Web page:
Is Harry Everts the best motocross coach ever?

Take a look at the 2023 world championship and the AMA MX series and Harry Everts has worked, at some point, with the current 250 MX points leader, Hunter Lawrence, 450 MX points leader, Jett Lawrence, MXGP points leader, Jorge Prado and last weekend’s MX2 GP winner, grandson Liam!

It is quite the record and that’s before you look at the riders he has worked with in the past, from son Stefan to Grant Langston, to more recently Pauls Jonass, Harry is the Aldon Baker of MXGP.

“I know Jett when he was coming to Belgium,” Harry told us at Red Bud. “I saw Jett riding for the first time in Lommel with his brother I go direct to Lommel and watch and go, ‘wow, he will be the new one.’ Same with Prado. He was coming to my school when he was 12 years old, and I went direct to KTM because I worked for KTM, and said, ‘we need this guy.’ And we take him and today he’s still here (with KTM group).”

Image: JPA

Always with a stop watch, last year at Lommel we were in the same areas of the pitlane as Harry, who didn’t take his eyes of Liam for one corner, stopwatch in hand, going from side to side of pitlane, clenching his fist when Liam made a couple of great passes. He still loves it despite all the years.

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At a coaching day at Desertmartin before the Irish GP in 2005, Harry had the answer to riding in cold, snowy weather – roll around in the snow with only your underwear on so your body gets used it! The man is tough, unsurprisingly when you think he won four world titles despite surrfering from polio and pronounced limp as a result. You do what it takes and Harry has gave the structure for success to many riders since then.

Here is what Harry told us on making Stefan tough: “When I started riding I had nothing, I had to do everything by myself, not much help, I was born with Polio, people made jokes with me when I was in school because I had a very bad leg. Everything from my grandfather, my uncle, my family I wanted to be a champion and I did everything myself. With Stefan coming it was easier but I wanted him to do it like I had to do it, that was not the talent. He had the talent for himself but to make him hard was a different thing.

“You can have talent and be nothing. You can be the best rider here and if you are not training you will never be a champion. Some people say yeah, give me a factory bike and I will be a champion, no, you have to be ready for that, that is the difference for me.”

We asked Hunter during the supercross season about those GP days at Suzuki with Harry and Stefan and the greaful Aussie said: “The Suzuki times in Europe, man I miss them so much, with Jeremy and Harry, Stefan and little Liam. Obviously he is racing MX2 and just got his first podium in Arco, that was crazy. Those are the years of my life that, you have certain years of your life that you just never forget and you can’t ever really recreate and that year with Suzuki was one of them. It was awesome, I loved working with them. I miss those cold winter days at 0 degrees out, it’s mizzling rain and we are riding a rough rutted sand track, it’s cool.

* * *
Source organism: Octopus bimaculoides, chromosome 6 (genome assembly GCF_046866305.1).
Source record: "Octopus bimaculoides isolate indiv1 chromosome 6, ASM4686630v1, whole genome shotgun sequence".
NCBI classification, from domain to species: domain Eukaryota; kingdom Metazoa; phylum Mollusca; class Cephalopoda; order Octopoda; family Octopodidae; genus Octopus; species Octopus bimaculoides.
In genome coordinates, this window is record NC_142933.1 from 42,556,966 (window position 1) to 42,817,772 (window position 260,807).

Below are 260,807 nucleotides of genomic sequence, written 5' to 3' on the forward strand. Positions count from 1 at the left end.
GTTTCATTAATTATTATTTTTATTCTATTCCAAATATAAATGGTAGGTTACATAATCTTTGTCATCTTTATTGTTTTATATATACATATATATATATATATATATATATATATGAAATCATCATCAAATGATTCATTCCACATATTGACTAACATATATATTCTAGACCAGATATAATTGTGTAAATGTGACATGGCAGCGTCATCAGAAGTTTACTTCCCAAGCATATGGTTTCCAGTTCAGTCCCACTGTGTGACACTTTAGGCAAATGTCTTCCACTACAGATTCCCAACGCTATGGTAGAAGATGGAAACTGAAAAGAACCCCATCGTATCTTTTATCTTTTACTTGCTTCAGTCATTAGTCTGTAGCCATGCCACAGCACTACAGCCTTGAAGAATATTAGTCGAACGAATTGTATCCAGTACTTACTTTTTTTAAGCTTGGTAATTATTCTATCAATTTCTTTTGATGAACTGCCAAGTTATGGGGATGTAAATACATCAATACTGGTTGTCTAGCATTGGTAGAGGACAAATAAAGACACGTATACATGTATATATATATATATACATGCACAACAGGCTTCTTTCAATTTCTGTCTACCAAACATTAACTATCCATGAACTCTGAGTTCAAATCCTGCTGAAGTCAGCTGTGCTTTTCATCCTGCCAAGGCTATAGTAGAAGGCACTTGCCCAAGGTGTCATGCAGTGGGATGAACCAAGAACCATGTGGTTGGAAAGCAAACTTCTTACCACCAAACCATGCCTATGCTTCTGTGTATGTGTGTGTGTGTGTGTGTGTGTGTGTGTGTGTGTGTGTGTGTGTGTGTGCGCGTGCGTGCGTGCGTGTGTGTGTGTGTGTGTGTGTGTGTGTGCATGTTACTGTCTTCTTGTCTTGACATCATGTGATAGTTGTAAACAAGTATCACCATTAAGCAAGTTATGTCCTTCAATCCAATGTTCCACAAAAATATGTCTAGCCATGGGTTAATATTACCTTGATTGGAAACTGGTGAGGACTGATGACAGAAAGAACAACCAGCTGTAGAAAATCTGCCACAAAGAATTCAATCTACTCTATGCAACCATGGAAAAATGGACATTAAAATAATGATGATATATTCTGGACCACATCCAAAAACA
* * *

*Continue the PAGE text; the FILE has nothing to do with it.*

“We got to catch up with Harry last year at Red Bud MXoN, it was awesome because it’s like , same thing, for him to see where Jett and I are know from when we where there and obviously with Jorge and Liam now, a factory Red Bull KTM guy. He was on a, jeez, just got off a 65 when I was at Suzuki with him!”

Hunter image: Feld

We also asked Stefan about Harry and his coaching record – so is he the best coach ever? “I would say that for me personally yes, he taught me the basics to become a multi-champion. Every career starts with 2 people, and that’s mam & dad! Kelly & myself realize now what efforts parents have to do to bring their kids to the top. My dads CV is impressive and has experience on and off the track. “Mr. Stopwatch,” he has worked with a lot of riders and always gave his open & honest advice possible (and stories 😊) but every personality is different and with some riders it has helped a lot.”

Harry is the foundation for everything the Everts family have achieved, three generations of GP winners and it all began with Harry – and he is still very much involved! With Stefan telling us in our interview this week, that things changed for Liam after the three generations had a meeting: “After Sardinia we had a big meeting with the 3 generations (Stefan, Harry, Liam), made some big changes and from there we could immediately see some big changes. The first podium came unexpected but we could see on his training sessions (in the week)  that it would not take very long before he would take his first win.

“I have always seen the potential that Liam has, but for a long time he could not put the circle together. I believe that we haven’t seen all of him yet, he still has marching left in his riding, but needs to slowly learn to push to limits even further.”

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Image: Ray Archer

Harry Everts is the unsung behind the scenes hero for so many but with Liam winning, he is back in the spotlight and his influence not just on Stefan and Liam, including the latest superstars of the sport, should never be underestimated.

His fundamental methods still work to this day 50 years after he was racing himself, just look at the results.

Get our interview with Harry back at the MXoN here on his career and coaching. Or listen to Spotify or Youtube:

Cover image: Ray Archer

Article: Jonathan McCready